February 21, 2013
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SmartBrief for Nutritionists

Healthy StartSponsored By
Researchers air concerns about calorie-counting system
The Atwater system of determining calories in food is flawed, and people may be consuming more calories than they realize, researchers said at the American Association for the Advancement of Science's annual meeting. Calorie counts do not reflect things such as fiber content or energy use in digestion, and Harvard University researcher Rachel Carmody says food labels could give consumers a false sense of security regarding calorie counts. National Public Radio/The Salt blog (2/20)
Nutrition & Immune Function Webinar: Watch the Archive
Leading nutritional immunologist Philip Calder shares the latest clinical understanding of the role of nutrition in immune health, and the role of immune health in overall health in this one-hour webinar. Learn whether dietary interventions can improve immune response among healthy people. Click here.
Dietary HealthSponsored By
CMS proposed rule would affect hospital dietitian privileges
A CMS proposed rule to reform Medicare regulations deemed unnecessary, obsolete or burdensome includes requirements for registered dietitians who want to establish hospital privileges. Comments on the proposal will be taken through April 8. PhysiciansBriefing.com/HealthDay News (2/19)
Nutrition experts say it's OK to reduce dairy consumption
Nutrition experts say it's fine to use alternatives to dairy products to get the same nutrients, and some experts even recommend eliminating dairy to achieve better health. Registered dietitian Ruth Frechman says that as long as a diet includes important nutrients such as calcium, potassium, protein and vitamin D, dairy products may not be required. Chicago Tribune (tiered subscription model) (2/20)
Other News
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Science & ResearchSponsored By
Study looks at fast-food, calorie consumption in adults, children
Adults ate, on average, about 11% of their daily calories from fast food between 2007 and 2010, compared with 13% from 2003 to 2006, CDC researchers say. The calorie intake of children also dropped, but the calories they consumed from saturated fat remained above optimal levels. Reuters (2/21)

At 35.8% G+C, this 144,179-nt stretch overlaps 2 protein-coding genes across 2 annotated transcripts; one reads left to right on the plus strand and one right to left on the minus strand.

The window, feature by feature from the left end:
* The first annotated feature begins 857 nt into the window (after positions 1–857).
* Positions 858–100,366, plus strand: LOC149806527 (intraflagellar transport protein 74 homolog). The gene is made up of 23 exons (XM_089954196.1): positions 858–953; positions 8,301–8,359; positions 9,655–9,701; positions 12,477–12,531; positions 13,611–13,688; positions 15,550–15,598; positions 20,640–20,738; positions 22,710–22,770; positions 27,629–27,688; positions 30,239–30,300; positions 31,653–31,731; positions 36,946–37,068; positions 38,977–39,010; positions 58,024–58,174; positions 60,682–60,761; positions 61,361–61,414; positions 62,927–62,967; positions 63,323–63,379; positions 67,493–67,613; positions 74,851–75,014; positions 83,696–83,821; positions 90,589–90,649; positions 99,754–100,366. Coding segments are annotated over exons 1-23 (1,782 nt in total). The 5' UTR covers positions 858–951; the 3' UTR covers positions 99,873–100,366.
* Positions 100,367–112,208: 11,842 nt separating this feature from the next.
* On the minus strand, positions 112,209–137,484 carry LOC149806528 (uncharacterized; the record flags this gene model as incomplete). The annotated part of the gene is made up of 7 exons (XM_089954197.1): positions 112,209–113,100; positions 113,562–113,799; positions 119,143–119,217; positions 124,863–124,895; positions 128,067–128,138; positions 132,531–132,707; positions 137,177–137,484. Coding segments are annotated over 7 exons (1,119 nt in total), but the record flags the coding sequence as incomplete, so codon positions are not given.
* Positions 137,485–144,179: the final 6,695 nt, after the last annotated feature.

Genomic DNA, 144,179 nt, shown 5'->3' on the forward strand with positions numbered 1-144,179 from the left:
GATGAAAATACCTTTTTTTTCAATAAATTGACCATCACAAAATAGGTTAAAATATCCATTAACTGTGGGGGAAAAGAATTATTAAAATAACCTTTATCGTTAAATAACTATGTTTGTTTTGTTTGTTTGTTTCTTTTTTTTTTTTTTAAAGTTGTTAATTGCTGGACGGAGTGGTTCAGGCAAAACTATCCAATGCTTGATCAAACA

Foods with high glycemic index may trigger acne, review finds
Foods with a high glycemic index, such as pasta, soda and candy, may lead to acne, according to a review in the Journal of the Academy of Nutrition and Dietetics. Researchers said these foods can cause blood-sugar spikes that increase hormones that in turn can stimulate oil production that triggers acne. National Public Radio/The Salt blog (2/20)
Lack of siblings is linked to greater risk for childhood obesity
Children without siblings had a 44% higher risk of being obese than did those with brothers or sisters, according to a Danish study in the journal PLOS One. Of the children with siblings, the youngest were 33% more likely to be obese compared with other siblings, researchers said. Los Angeles Times (tiered subscription model)/Booster Shots blog (2/20)
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Pa. teacher says yoga balls make children more attentive
Replacing classroom chairs with yoga balls, which require students to use their muscles to stay seated, has helped children be more attentive, Pennsylvania elementary-school teacher Robbi Giuliano says. She's part of a trend that links physical activity to learning by using exercise gear, including footrests and standing desks, that gives students a chance to move around and fidget without disrupting class. Yahoo/The Associated Press (2/20)
Institutional Foodservice
IU Health hospitals eliminate some unhealthy foods, beverages
Indiana University Health is fighting obesity by eliminating deep fryers, regular soda and sports drinks at its hospitals. It also may add juice to the list. IU Health's executive director of nutrition and dietetics said the goal is to reduce calorie intake because 65% of Indiana residents are overweight or obese. WRTV-TV (Indianapolis) (2/20)
Recipe of the Day
Kale and chard power salad
Get your greens with this salad, featuring blue cheese, walnuts and dried cranberries and topped with a maple vinaigrette. Aggie's Kitchen
Food For Thought
You don't have to eat dairy to make sure your diet is complete."
-- RD Ruth Frechman, as quoted by the Chicago Tribune
Who's Hiring?
Position TitleCompany NameLocation
Senior Career Services Officer (St. Helena) The Culinary Institute of America - Greystone Campus St. Helena, CA
Home Health DietitianPromise Care NJJersey City, NJ
Clinical DietitianMorrison HealthcareBaltimore, MD
Nutritionist/Dietician St. Mary's Hospital for ChildrenManhattan & Yonkers, NY
Clinical DietitianAlbemarle HealthElizabeth City, NC
Registered/Licensed DietitianArmstrong Nutrition ManagementOmro, WI
Click here to view more job listings.
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